Should We Love Russia?

What makes Russia appaling or endearing? For its dimensions and eventful history, Russia never leaves anybody indifferent.  As for my part, I was born in Poland and I was raised in the hatred of  Russians. My Polish relatives still felt the scars of Soviet-backed rulling and kept telling me that Poland can’t have any good from Russia.  My childhood in France was filled with “good-American-heroe-and-evil-Russian-spy” TV serials. But my childhood could have been better in Komsomol youth group, sleeping in a tent, singing around a fire, reading Pushkin, than watching TV serials. I live in Russia for 8 years now, and I don’t plan to move  from Moscow any soon!

If  you are a foreigner coming to Russia, the biggest no-no is to criticize it.  In 99% of case you would say a commonplace, without understanding the context.

Russian country girl doing the bubble thing

Russian country girl doing the bubble thing

In 1939, Winston Churchill said of Russia:  “I cannot forecast to you the action of Russia. It is a riddle, wrapped in a mystery, inside an enigma; but perhaps there is a key. That key is Russian national interest.”

Of course, public life in Russia can be taugh.  Suffice it to read some independent (at least I hope) blog like LR on Russia to discover the dark side of  it. But while LR talks about life of everybody, I am to illustrate life in Russia with my own experience. A Russian saying states that every Russian thinks that life in Russia is horrible, but personnally, for him, all is fine.

I put in down there some bits of what can be life in Russia…

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Comments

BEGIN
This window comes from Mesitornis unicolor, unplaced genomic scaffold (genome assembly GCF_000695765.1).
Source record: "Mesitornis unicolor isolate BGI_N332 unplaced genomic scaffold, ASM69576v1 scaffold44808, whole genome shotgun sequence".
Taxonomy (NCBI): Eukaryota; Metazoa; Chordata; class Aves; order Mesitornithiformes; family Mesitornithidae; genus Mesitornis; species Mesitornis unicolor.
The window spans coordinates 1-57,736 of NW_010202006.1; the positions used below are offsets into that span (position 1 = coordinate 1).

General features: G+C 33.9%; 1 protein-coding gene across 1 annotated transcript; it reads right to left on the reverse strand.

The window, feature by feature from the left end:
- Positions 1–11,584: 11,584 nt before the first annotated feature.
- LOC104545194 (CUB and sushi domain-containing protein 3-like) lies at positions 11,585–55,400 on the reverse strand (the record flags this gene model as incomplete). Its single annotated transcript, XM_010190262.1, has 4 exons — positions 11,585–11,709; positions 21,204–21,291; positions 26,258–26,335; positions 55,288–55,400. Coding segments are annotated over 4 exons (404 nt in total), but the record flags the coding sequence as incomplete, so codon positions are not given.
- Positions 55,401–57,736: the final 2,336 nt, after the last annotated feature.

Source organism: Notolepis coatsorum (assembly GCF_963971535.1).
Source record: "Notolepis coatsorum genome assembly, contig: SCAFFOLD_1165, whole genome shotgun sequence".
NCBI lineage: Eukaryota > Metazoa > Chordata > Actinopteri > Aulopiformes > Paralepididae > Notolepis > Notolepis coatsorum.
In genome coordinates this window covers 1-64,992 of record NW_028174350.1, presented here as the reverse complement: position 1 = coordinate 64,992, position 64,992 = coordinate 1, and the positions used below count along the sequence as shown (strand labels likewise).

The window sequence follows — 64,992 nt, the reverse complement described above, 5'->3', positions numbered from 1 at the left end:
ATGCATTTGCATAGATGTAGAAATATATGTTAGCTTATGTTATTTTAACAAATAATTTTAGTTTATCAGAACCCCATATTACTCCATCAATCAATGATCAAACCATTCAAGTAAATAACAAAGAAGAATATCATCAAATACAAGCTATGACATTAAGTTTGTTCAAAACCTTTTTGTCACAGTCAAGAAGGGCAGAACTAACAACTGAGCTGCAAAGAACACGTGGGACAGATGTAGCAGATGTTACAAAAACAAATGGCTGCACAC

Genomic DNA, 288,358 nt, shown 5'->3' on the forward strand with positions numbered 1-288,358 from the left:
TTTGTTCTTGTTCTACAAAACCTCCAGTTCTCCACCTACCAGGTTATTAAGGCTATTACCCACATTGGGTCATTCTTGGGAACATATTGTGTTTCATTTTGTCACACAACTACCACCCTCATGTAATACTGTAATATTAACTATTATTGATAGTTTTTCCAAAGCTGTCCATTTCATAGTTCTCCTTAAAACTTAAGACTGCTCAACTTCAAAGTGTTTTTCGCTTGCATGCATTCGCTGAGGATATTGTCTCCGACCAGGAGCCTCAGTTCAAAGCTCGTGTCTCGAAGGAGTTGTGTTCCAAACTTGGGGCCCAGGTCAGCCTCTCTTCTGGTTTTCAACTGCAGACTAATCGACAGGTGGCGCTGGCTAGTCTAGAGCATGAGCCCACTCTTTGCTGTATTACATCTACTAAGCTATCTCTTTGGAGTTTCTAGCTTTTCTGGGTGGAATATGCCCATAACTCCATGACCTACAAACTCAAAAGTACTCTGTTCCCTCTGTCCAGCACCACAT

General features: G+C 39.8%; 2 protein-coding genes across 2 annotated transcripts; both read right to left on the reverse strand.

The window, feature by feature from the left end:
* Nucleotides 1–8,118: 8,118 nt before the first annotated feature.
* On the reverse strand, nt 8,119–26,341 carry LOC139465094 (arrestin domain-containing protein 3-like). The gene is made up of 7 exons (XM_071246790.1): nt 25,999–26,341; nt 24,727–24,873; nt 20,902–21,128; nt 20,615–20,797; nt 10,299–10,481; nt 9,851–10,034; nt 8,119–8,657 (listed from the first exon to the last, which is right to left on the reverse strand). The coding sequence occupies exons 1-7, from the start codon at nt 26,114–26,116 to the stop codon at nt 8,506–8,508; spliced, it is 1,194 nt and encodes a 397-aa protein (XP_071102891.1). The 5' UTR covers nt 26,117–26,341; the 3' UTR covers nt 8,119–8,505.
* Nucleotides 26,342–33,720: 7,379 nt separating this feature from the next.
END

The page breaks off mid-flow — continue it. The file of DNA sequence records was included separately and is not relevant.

7 Responses to “Should We Love Russia?”
  1. What Russia is really about?

  2. Law in Russia:
    “- Law in Russia is important.
    – Why ?
    – So nobody obeys law!
    – But if nobody respect it, maybe we should remove all laws?
    – No, if you remove law in Russia, everybody would do what he likes, and there would be chaos!
    But if there is law, everybody do exactly the contrary, and so, there is order.”

  3. Thing that makes me love Russia.
    You never know what to expect from some people. I was visiting the park Sokolniki with all my three children last January. It was very cold outside. We decided to visit the Ice Sculpture Museum. I came to the entrance and asked for a discount, as I haggle everywhere, plus I am entitled to some discount with my Moscow family card. Then I recognized the cashier, as she was the same who worked in another city event, the Moscow Festival of Sand Castle, in Kolomenskoe Park. I told her how we also appreciated this event last sumer. I got a decent discount – 2 USD for 4 of us – We entered the museum. It was stunning! On an area of 1000 sqm, we saw fantastic sculptures of transparent ice! Dragons, fairies, castles, actors, horses, towers, all made of ice! We were heading to the exit, when the cashier stopped us:
    -“Hey, you, the father of three!, you must be frozen! It’s -10 degres out there! Sit at our cafe! I’ll bring you doughnuts, cakes and warm teas!” . We sat at a round table. The cashier was in fact the director of the museum. We enjoyed warm drinks and sweets. Needless to say, kids were happy, and so was I. I spent a tremendous day, and this kind gesture was definitely an happy hour in Russia.

  4. Thing that makes me love Russia.
    You never know what to expect from some people, again ! I eat everyday in a corporate cafetaria. It’s just the opposite side of the street. I take my tray, put some dishes on it and go to the cashier. She’s a smiling and nice looking red-head woman in her 50’s. She noticed one day how happy I was to receive a free coupon for a coffee expresso once I ordered food for a large amount of money. If you order for more than 10 bucks, you are entitled to a free coffee expresso, or a tea. Although my average daily expense for lunch is 5 USD, she always gives me a free coupon. I thanked her many times, saying how happy I was to have my favourite drink. This attitude is typically Russian. She infringes the rules to see a happy person. I could not say “happy customer”, because her gesture is not “commercial” but sincere. This coffee makes my day…

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  • © Sebastian Zelechowski, Moscow 2011
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